Sleep has become a prominent health issue in the United States and that’s good news for tart cherry growers. For years, the industry has focused its promotional efforts on the health benefits of tart cherries. Now it’s reaching out to people fighting insomnia.
Sleep problems are such a big deal these days that there’s a hotel in Manhattan that has a sleep program. This fall the cherry industry put on a media event with health and food writers to explain the benefits of tart cherries.
The Today show on NBC picked up the topic. They invited Dr. Carol Ash to offer a few pointers about sleep. Ash runs a sleep clinic in New Jersey.
She wore a bright red dress onto the show. The hosts sat on a bed and on the nightstand were two wine glasses filled with cherry juice and a bowl of dried cherries.
Ash explained that she advises her clients to “go red before bed”. She says drinking one glass of tart cherry juice before bed would quickly bring results.
“If you did it for seven days you’d actually see an increase of 40 minutes of sleep and your ability to stay asleep would increase by six percent,” she said.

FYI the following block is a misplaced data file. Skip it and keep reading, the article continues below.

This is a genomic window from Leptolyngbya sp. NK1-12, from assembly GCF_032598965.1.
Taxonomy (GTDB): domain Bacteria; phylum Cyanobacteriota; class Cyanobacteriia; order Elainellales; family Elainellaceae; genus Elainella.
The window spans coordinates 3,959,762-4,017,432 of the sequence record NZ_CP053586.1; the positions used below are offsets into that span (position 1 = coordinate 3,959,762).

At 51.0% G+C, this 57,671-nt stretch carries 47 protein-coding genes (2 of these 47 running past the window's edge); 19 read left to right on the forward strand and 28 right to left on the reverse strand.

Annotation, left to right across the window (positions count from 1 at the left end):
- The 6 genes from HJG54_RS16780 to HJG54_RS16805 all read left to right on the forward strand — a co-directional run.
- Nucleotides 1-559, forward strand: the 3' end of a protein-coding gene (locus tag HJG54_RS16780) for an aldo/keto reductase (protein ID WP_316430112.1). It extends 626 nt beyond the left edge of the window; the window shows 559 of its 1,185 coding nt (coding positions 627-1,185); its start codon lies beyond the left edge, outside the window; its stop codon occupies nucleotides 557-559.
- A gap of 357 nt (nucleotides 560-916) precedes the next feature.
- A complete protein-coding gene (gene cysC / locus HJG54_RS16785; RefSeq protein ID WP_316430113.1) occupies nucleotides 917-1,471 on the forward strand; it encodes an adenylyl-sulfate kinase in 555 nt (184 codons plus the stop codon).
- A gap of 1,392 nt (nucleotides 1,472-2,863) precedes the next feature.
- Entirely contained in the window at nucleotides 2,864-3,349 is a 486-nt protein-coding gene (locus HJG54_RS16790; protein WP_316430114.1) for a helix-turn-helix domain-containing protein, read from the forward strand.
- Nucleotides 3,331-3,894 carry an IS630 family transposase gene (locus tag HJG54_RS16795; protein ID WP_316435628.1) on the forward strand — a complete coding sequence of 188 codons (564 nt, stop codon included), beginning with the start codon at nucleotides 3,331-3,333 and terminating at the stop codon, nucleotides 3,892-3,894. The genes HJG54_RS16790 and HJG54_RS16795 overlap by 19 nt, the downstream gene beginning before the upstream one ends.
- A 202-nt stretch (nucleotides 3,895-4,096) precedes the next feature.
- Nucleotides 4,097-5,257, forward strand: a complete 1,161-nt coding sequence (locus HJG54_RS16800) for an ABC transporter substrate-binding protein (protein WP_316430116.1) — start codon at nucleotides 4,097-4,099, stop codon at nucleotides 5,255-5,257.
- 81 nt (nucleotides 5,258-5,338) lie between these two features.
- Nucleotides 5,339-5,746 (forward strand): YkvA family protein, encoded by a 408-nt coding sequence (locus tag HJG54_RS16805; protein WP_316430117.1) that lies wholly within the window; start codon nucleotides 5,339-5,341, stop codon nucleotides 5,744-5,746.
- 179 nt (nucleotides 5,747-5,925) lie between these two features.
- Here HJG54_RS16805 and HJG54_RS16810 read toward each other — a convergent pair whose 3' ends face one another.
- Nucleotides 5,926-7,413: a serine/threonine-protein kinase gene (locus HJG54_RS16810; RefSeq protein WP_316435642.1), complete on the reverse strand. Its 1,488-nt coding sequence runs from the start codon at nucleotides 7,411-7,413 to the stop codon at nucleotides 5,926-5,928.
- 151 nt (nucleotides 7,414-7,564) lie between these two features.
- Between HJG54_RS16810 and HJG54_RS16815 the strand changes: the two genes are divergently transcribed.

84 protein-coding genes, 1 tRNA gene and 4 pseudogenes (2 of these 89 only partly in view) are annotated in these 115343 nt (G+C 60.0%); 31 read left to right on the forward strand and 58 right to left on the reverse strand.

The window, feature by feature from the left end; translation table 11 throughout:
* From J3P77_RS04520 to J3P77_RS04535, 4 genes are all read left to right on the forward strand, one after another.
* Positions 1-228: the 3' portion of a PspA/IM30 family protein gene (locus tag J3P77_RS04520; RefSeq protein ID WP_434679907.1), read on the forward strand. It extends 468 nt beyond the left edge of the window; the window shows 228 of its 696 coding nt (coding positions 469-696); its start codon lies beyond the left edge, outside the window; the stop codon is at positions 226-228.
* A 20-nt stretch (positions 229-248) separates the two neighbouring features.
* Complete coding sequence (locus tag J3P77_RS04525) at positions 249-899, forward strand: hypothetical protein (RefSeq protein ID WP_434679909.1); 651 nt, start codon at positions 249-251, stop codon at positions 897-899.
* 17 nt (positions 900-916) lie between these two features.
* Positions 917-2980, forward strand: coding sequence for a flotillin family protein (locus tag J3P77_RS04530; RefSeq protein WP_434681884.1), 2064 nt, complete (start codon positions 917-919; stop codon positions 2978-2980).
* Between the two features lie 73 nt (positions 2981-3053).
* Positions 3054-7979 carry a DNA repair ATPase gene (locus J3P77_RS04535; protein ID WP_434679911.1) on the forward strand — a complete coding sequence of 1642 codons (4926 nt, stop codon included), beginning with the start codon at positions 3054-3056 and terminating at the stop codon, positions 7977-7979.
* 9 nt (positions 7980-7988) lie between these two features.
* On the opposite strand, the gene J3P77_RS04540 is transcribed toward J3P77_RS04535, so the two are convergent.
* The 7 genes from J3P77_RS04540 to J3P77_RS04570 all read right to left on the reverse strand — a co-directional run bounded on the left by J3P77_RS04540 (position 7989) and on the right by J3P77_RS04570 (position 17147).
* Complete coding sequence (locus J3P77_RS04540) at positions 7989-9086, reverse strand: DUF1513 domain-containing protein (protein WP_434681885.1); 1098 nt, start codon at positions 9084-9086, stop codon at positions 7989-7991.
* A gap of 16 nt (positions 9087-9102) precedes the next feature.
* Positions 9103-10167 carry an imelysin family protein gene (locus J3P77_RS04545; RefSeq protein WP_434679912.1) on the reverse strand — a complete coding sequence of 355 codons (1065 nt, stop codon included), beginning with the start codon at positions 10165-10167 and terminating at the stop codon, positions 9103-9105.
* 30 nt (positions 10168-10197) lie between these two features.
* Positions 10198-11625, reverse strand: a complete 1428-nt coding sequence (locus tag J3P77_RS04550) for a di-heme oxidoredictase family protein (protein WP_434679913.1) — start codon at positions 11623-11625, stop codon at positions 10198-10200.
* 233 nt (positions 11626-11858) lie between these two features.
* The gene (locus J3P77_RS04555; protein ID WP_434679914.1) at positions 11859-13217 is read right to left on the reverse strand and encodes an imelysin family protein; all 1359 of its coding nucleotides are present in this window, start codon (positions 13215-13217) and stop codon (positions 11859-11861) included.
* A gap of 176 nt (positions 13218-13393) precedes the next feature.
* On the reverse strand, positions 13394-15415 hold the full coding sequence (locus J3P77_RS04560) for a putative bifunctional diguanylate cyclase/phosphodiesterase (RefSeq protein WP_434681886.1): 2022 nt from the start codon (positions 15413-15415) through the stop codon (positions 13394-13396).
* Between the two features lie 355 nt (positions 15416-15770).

The phrase “go red before bed” was developed by the marketing firm Weber Shandwick. The firm manages the cherry industry's promotional campaign. Vice president Micheal Wehman says sleep has become something of a crisis in the U.S.
“If you look at statistics on over-the-counter and prescription sleep aids they’re absolutely through the roof,” he says.
So natural sleep aids are also in demand and research into the sleep benefits of tart cherries has been going on for about eight years. Growers have helped pay for some of it out of their promotional budget.
It has long been known that tart cherries reduce inflammation. That can help someone with arthritis or an athlete recovering from a marathon. Wehman says they are excited to promote sleep benefits because it’s not limited to one group of people. Everyone sleeps.
He says there was a surge of media interest in sleep this year driven by people like Arianna Huffington.
“She believes sleep and flat shoes are two of the most important things that people, specifically women, need to focus on,” says Wehman.
The tart cherry promotional campaign has been going on since growers agreed to pay for it in 2007. Most tarts in the U.S. are grown in Northwest Lower Michigan and the industry is not big enough to pay for national advertisements. The strategy is to get media coverage of cherries.
Wehman made a presentation to growers last week and was proud to show cherries had received more media attention in the past year than all other berry contenders but blueberries. He says that’s a lot of progress in seven years.
“We were typically in fifth place on that chart,” he says.
The biggest driver of cherry media this past year was sleep. This coming year the plan is to focus on flavor. That’s because food trends show American palates are starting to move beyond the sweet and salty and fatty and make room for foods that are sour and bitter.
The new slogan will be, “go tart instead.”